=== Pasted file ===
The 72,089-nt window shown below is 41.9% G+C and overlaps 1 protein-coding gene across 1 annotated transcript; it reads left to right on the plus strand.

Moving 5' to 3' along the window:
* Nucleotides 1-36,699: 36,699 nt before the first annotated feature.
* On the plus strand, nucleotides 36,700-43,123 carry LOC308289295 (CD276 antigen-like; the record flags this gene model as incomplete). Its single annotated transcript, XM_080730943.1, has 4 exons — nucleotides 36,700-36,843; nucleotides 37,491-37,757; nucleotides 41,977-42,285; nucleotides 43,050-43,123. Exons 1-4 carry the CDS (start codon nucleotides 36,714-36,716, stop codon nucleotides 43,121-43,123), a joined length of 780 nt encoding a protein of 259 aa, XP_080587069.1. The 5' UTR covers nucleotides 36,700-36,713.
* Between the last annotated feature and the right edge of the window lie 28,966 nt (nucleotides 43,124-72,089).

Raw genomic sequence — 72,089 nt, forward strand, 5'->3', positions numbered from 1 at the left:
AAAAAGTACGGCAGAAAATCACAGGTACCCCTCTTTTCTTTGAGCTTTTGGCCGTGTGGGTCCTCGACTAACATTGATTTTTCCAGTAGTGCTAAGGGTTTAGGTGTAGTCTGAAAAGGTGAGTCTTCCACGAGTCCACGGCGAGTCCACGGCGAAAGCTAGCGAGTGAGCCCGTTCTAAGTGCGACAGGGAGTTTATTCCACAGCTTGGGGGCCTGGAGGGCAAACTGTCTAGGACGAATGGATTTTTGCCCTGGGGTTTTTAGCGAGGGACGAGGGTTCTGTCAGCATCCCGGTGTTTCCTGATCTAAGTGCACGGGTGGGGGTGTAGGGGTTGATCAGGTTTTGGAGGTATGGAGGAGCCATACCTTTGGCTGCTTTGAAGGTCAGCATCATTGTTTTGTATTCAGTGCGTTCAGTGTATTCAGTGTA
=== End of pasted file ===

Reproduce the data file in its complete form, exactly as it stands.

The 72,089-nt window shown below is 41.9% G+C and overlaps 1 protein-coding gene across 1 annotated transcript; it reads left to right on the plus strand.

Moving 5' to 3' along the window:
* Nucleotides 1-36,699: 36,699 nt before the first annotated feature.
* On the plus strand, nucleotides 36,700-43,123 carry LOC308289295 (CD276 antigen-like; the record flags this gene model as incomplete). Its single annotated transcript, XM_080730943.1, has 4 exons — nucleotides 36,700-36,843; nucleotides 37,491-37,757; nucleotides 41,977-42,285; nucleotides 43,050-43,123. Exons 1-4 carry the CDS (start codon nucleotides 36,714-36,716, stop codon nucleotides 43,121-43,123), a joined length of 780 nt encoding a protein of 259 aa, XP_080587069.1. The 5' UTR covers nucleotides 36,700-36,713.
* Between the last annotated feature and the right edge of the window lie 28,966 nt (nucleotides 43,124-72,089).

Raw genomic sequence — 72,089 nt, forward strand, 5'->3', positions numbered from 1 at the left:
AAAAAGTACGGCAGAAAATCACAGGTACCCCTCTTTTCTTTGAGCTTTTGGCCGTGTGGGTCCTCGACTAACATTGATTTTTCCAGTAGTGCTAAGGGTTTAGGTGTAGTCTGAAAAGGTGAGTCTTCCACGAGTCCACGGCGAGTCCACGGCGAAAGCTAGCGAGTGAGCCCGTTCTAAGTGCGACAGGGAGTTTATTCCACAGCTTGGGGGCCTGGAGGGCAAACTGTCTAGGACGAATGGATTTTTGCCCTGGGGTTTTTAGCGAGGGACGAGGGTTCTGTCAGCATCCCGGTGTTTCCTGATCTAAGTGCACGGGTGGGGGTGTAGGGGTTGATCAGGTTTTGGAGGTATGGAGGAGCCATACCTTTGGCTGCTTTGAAGGTCAGCATCATTGTTTTGTATTCAGTGCGTTCAGTGTATTCAGTGTA